Juniper Research sees In-vehicle apps in use approaching 270 million by 2018 as vendors embrace model
Date: Mon, 11/24/2014 - 19:01 Source: Juniper Research press department
By 2018 most new vehicles will come with integrated apps as standard
PHOTO / telecomkh.com
According to the report, Connected Cars: Consumer & Commercial Telematics and Infotainment 2014-2018, growth will be fuelled by solutions such as Apple’s CarPlay, which will promote in-vehicle apps to the mainstream. It also argues that app integration will be facilitated as standardised approaches like MirrorLink are adopted this year by OEMs (Original Equipment Manufacturers), content providers and automotive entertainment specialists.
“By 2018 most new vehicles will come with integrated apps as standard,” says the report’s author, Anthony Cox, “after-market app integration will also be commonplace, as head-unit manufacturers launch increasingly sophisticated devices”. However, he observed that as with smartphone apps, only a small proportion will create revenues for their creators, even though they will enhance the driving experience.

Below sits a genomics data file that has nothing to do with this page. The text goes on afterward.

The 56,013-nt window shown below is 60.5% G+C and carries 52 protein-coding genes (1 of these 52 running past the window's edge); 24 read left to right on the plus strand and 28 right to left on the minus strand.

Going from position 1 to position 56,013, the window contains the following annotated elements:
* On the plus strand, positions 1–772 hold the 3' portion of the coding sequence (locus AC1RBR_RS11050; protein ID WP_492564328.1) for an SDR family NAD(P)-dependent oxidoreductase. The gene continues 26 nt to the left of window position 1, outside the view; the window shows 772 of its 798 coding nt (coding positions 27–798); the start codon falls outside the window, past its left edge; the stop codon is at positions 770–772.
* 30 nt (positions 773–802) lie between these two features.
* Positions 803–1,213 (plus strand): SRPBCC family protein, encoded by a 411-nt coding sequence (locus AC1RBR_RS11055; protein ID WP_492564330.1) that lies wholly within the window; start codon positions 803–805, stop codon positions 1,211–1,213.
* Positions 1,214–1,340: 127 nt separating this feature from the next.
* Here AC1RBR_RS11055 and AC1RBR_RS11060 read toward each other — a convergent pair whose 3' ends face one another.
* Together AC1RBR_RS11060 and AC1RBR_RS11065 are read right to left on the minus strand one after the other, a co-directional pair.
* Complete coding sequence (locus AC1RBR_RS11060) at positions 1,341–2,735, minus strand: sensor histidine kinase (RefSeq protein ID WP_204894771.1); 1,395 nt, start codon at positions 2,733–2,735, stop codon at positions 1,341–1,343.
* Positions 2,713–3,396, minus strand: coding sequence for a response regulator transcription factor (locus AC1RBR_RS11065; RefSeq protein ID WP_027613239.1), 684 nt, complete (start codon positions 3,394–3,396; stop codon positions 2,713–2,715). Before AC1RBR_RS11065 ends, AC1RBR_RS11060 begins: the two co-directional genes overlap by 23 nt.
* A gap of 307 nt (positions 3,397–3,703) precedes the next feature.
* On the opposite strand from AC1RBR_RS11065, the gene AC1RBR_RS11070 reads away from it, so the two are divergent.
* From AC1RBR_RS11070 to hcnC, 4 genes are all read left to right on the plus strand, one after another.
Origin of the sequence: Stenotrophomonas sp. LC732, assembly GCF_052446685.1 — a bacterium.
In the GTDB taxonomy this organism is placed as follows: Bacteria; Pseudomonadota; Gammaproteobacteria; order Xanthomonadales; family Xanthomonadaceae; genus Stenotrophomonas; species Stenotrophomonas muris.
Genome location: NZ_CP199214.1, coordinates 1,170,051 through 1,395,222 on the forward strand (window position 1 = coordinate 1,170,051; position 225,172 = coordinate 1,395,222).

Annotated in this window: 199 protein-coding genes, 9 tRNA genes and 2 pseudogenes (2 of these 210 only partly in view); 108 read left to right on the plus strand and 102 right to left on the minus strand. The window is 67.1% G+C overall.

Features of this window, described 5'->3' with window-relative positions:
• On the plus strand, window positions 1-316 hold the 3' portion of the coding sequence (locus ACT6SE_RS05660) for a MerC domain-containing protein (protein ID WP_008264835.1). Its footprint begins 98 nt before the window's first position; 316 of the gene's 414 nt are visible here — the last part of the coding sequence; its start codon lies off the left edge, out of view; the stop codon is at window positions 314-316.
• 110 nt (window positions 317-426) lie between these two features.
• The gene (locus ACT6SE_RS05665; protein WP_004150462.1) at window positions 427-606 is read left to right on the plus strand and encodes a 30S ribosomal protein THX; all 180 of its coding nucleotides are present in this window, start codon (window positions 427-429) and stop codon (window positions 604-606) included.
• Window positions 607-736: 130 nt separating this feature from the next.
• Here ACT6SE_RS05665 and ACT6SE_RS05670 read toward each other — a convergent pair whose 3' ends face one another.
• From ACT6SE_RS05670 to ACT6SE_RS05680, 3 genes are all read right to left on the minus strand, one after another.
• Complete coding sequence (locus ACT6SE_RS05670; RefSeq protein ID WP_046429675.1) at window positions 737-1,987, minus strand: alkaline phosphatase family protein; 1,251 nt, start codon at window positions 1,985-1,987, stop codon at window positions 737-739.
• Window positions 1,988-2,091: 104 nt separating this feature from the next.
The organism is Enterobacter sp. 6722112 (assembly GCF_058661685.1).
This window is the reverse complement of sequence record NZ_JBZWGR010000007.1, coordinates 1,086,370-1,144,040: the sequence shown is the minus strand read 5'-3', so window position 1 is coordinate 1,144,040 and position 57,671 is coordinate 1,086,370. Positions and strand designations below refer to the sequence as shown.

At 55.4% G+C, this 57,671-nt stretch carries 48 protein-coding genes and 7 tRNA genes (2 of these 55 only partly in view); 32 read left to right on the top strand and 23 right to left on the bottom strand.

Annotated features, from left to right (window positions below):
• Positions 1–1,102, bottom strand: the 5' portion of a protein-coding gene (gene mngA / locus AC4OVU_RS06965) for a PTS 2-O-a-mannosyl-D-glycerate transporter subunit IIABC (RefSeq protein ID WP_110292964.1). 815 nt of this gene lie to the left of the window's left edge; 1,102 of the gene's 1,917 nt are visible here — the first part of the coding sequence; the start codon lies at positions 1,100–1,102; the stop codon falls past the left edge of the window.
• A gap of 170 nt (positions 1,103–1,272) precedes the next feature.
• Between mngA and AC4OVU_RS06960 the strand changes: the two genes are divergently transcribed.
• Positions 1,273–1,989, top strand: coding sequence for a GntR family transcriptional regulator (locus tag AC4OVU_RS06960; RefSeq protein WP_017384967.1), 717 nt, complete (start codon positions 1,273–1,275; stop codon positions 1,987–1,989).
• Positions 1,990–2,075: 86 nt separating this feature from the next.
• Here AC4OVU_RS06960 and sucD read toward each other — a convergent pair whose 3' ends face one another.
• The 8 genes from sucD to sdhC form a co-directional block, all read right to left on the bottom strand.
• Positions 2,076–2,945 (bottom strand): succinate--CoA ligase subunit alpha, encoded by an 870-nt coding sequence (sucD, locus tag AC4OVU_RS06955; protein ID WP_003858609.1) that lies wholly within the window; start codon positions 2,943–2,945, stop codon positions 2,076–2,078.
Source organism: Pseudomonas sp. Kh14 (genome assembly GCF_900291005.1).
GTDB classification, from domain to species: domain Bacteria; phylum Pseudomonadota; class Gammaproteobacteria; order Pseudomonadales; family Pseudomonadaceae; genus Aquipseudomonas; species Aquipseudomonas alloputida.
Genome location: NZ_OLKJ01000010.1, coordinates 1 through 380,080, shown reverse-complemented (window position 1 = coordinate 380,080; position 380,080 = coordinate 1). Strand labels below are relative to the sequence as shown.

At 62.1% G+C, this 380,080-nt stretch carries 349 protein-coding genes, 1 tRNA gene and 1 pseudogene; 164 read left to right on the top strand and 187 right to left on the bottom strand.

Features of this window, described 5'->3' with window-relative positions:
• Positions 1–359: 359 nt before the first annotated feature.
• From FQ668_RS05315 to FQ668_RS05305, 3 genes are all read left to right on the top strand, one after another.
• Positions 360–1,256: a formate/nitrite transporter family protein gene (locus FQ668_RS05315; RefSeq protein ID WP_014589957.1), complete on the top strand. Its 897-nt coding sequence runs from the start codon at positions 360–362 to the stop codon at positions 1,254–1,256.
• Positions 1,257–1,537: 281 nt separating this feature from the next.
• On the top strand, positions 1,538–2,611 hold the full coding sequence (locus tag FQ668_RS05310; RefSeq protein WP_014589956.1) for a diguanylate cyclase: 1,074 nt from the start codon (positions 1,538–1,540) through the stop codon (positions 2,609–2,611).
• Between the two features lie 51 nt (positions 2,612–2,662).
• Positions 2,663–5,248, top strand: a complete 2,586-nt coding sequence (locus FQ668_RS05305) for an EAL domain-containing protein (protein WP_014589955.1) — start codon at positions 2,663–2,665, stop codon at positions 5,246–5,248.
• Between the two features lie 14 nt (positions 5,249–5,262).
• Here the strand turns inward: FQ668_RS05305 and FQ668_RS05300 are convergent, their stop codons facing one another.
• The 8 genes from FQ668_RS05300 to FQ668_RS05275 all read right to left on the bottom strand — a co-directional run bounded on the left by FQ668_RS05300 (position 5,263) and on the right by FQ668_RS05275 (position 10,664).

App Integration “Will Have Profound Effect” on Monetisation
The report found that although the integration of apps into the vehicle will have a profound effect on traditional monetisation models, potentially denting revenues, two factors will favour embedded telematics. Firstly, regulatory initiatives such as the eCall driver safety project and Brazil’s regulation Contran 245, governing stolen vehicles, will guarantee the take-up of embedded telematics in several key geographical regions.
Secondly, it argued that the ability to split the telematics “bill” pioneered by major operators, systems integrators and the GSMA, will allow for granular billing of infotainment and other services. This will particularly be the case as streaming and other advanced services become available in developed markets through LTE adoption.
Nevertheless, the report claimed that widespread smartphone tethering and in-vehicle apps would continue to drive down the price of vehicle manufacturers’ own embedded telematics infotainment services.